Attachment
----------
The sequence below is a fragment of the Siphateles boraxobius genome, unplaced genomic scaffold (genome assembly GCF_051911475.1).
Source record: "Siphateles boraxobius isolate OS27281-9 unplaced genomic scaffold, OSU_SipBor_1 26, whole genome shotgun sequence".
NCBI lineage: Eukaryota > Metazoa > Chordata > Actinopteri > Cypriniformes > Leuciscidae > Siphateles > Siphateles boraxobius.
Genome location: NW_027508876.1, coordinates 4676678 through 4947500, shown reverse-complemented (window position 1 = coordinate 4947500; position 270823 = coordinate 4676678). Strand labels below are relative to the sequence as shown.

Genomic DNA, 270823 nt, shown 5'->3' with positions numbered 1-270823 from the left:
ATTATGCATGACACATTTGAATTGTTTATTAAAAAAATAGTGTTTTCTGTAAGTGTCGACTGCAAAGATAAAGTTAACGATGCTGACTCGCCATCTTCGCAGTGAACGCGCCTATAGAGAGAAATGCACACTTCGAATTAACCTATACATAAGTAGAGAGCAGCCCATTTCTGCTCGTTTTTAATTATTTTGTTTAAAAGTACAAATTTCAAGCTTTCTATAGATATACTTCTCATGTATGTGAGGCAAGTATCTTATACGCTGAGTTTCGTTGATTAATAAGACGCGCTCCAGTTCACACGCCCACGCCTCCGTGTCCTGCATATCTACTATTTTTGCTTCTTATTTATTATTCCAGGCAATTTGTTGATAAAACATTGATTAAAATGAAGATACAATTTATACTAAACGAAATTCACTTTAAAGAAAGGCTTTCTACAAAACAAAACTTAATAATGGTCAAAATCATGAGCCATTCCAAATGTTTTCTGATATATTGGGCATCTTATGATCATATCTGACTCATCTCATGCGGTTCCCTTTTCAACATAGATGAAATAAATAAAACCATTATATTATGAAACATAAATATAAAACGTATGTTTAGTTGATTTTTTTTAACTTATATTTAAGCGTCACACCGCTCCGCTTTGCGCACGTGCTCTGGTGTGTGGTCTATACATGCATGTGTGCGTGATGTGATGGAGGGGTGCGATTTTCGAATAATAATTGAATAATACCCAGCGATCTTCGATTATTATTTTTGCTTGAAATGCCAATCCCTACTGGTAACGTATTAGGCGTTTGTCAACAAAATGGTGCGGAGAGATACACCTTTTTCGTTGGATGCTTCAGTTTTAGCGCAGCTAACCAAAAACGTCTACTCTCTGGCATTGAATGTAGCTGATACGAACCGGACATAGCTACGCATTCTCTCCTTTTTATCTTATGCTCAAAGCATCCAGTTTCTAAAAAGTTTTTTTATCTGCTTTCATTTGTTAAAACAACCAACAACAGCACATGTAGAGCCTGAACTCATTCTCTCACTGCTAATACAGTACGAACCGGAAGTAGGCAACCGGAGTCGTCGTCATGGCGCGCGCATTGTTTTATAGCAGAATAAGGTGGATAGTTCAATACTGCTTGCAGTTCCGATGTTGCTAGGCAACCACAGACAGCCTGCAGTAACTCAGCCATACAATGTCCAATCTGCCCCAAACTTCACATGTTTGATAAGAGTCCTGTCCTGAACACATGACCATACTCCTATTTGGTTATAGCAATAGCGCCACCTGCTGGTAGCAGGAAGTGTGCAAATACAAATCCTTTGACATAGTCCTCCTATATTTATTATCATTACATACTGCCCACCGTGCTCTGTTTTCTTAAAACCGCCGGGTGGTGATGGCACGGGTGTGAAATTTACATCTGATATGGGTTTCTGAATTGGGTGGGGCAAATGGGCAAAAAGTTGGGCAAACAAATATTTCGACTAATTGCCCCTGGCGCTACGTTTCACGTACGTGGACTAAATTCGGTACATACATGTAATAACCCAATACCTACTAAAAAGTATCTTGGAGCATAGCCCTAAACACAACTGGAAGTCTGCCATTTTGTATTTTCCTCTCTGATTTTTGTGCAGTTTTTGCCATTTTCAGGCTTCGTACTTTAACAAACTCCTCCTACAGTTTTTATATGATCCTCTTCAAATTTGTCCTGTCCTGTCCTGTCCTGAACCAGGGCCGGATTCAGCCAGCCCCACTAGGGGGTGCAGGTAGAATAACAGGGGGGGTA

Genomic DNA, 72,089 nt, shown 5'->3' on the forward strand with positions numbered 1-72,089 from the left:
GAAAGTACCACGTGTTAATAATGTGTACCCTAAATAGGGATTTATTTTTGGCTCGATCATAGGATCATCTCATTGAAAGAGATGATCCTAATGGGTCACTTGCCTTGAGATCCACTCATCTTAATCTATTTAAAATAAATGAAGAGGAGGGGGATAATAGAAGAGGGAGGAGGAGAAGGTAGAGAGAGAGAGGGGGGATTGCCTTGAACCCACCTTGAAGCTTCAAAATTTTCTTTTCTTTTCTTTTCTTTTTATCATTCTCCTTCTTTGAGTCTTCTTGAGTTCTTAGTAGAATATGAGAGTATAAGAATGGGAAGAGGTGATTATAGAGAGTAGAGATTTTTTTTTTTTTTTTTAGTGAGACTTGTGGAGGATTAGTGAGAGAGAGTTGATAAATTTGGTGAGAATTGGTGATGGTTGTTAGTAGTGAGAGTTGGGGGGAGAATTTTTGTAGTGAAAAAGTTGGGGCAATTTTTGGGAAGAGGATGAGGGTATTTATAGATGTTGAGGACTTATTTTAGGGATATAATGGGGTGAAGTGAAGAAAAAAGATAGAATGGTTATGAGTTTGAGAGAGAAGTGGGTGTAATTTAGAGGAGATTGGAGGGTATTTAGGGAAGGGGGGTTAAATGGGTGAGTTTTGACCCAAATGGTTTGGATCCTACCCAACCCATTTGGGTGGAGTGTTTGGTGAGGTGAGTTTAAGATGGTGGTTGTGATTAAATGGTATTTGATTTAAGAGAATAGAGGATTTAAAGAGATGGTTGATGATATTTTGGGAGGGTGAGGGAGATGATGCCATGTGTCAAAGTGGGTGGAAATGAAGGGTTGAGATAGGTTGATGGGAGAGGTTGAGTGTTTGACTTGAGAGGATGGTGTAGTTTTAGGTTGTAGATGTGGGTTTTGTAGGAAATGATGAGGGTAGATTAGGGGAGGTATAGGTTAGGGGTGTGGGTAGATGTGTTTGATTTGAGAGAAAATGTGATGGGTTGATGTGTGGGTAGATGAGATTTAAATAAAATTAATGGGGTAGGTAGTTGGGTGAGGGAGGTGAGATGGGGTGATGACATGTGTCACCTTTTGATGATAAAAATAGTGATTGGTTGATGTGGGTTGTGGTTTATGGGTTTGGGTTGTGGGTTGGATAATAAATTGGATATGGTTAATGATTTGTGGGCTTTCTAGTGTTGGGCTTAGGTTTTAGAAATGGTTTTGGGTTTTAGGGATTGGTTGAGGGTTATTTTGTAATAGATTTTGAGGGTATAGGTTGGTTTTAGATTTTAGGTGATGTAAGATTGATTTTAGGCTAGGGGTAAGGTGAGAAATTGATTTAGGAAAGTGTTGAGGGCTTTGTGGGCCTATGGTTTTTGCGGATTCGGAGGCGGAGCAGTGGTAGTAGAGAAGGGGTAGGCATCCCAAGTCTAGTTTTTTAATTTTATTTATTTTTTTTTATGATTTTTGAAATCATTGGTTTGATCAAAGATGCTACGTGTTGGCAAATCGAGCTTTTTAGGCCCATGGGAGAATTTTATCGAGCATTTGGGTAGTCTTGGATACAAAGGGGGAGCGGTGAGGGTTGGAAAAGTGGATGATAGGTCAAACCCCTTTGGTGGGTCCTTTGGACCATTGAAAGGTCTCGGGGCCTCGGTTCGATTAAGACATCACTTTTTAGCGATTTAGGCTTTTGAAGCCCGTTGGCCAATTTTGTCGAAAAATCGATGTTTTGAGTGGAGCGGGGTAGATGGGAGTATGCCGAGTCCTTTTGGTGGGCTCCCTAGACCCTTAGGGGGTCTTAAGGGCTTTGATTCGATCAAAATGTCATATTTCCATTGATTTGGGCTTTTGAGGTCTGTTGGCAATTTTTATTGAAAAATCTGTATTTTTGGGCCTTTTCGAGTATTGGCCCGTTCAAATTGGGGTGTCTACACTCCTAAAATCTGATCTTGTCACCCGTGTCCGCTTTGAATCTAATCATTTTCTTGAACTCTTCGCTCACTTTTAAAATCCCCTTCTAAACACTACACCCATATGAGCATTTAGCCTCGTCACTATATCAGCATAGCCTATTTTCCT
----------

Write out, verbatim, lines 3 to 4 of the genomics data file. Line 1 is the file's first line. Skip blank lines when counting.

NCBI lineage: Eukaryota > Metazoa > Chordata > Actinopteri > Cypriniformes > Leuciscidae > Siphateles > Siphateles boraxobius.
Genome location: NW_027508876.1, coordinates 4676678 through 4947500, shown reverse-complemented (window position 1 = coordinate 4947500; position 270823 = coordinate 4676678). Strand labels below are relative to the sequence as shown.